But, rather than giving up hope, and with a truckload of skepticism that my Dad – who is an “anti-winter warrior” for the most part – might still have some sanity left, I took the family to go track down this myth, and an answer to questions surrounding the strength of my Dad’s mental faculties.
In my search (which I can’t exactly describe as a challenging one), I had discovered: (1) that not everyone so close to us can keep their Bullshit meter red-lined 100% of the time, (2) a rusted-up pile of metal being consumed by nearly a half-century of growth that had taken off once the project was decommissioned by the Forest Service, and (3) something very unexpected.
When I showed up at the Forest Service Office with the photos, the folks were a bit put back, but still a bit skeptical that maybe some of the “red-lining bullshit meter” had teetered over into my gauge. But, with some help and cooperation from the Forest Service, primarily Chimalis Kuehn (Archaeology – Pathways Intern Program, Humboldt-Toiyabe National Forest – NE Zone), I was able to find much more than just the “Forgotten” Ski Resort of the Ruby Mountains.
With the photos I was able to provide to Chimalis, and an understanding that, given the location where the items were discovered was not compatible with past electric or mining activities in the area, she must have been able to bargain with her supervisor for some time to dig through the files that were still retained by the Forest Service. Luckily enough, she was able to find a report (circa 1966) from the Lamoille District History which provided some insight regarding the “Forgotten” Ski Resort in the Ruby Mountains (the Special Use Permit dates back to 1955), and 2 other Special Use Permits for a ski resorts; all of which suggest that the Ruby Mountains were destined to have a ski resort.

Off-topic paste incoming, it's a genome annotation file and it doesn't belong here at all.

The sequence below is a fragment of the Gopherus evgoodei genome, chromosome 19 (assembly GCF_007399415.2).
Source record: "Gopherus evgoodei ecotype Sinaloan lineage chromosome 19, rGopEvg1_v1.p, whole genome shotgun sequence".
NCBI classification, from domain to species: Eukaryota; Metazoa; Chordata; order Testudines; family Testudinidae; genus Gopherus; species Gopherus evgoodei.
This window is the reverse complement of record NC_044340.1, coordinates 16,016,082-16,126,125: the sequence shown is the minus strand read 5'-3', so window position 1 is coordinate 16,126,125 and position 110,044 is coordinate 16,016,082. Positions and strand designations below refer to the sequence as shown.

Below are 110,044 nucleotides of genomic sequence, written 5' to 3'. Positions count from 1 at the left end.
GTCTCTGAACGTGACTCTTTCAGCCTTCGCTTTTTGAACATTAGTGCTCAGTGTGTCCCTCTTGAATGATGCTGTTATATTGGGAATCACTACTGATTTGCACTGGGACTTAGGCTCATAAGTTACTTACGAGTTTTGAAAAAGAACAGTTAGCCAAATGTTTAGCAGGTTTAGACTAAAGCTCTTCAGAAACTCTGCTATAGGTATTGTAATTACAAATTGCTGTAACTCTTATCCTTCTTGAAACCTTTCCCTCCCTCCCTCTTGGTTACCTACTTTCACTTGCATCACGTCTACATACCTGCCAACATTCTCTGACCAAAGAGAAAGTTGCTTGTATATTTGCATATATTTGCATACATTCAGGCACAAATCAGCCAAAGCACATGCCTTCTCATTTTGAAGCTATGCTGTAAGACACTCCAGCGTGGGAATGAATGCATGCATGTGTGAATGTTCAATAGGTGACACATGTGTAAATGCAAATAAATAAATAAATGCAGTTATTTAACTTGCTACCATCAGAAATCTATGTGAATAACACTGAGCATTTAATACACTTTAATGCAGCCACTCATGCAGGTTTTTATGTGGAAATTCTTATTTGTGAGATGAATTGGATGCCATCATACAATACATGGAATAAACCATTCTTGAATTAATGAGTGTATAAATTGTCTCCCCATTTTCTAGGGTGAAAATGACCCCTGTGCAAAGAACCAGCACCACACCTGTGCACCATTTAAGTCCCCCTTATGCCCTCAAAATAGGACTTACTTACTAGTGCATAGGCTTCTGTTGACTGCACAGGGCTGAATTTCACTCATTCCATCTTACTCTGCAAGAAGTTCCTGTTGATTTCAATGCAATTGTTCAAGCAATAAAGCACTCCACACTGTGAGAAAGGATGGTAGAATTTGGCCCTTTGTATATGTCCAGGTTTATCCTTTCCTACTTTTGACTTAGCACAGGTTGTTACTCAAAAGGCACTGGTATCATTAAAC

So what happened to it?
Regarding the “Forgotten” Ski Resort in the Ruby Mountains, the report reads as follows (you can read it for yourself at the bottom of this page):
“A special use permit for a Ski Resort was issued on 7/26/55 to Salls & Baker on approximately 2 acres. The Ski tow was to be located in . On August 3, 1960, Mr. Salls requested that they be given an extension of time to complete the lodge and tow. The lodge was nearly completed, but they ran out of money and were unable to get financial backing to complete the lodge and tow. This was due to lack of an oiled road to the lodge. Heavy snows and some slides occur in the winter and spring and a rotary plow was unable to function with the gravel road. They tried used [sic] a large roller to keep the snow packed but this didn’t work either and the County or the permittee were unable to keep the road open. The completion date was extended to December 31, 1961.
On October 22, 1961 at a meeting with the permittee and George Swainston and Ranger Kincheloe it was agreed that they would be given until July 1, 1962 to complete the improvements and place in operation by July 1, 1962 that the Special Use Permit would be terminated. By July 17, 1962 E.C. Crary gave written notice that Mr. Hansen had recommended that the permit be revoked.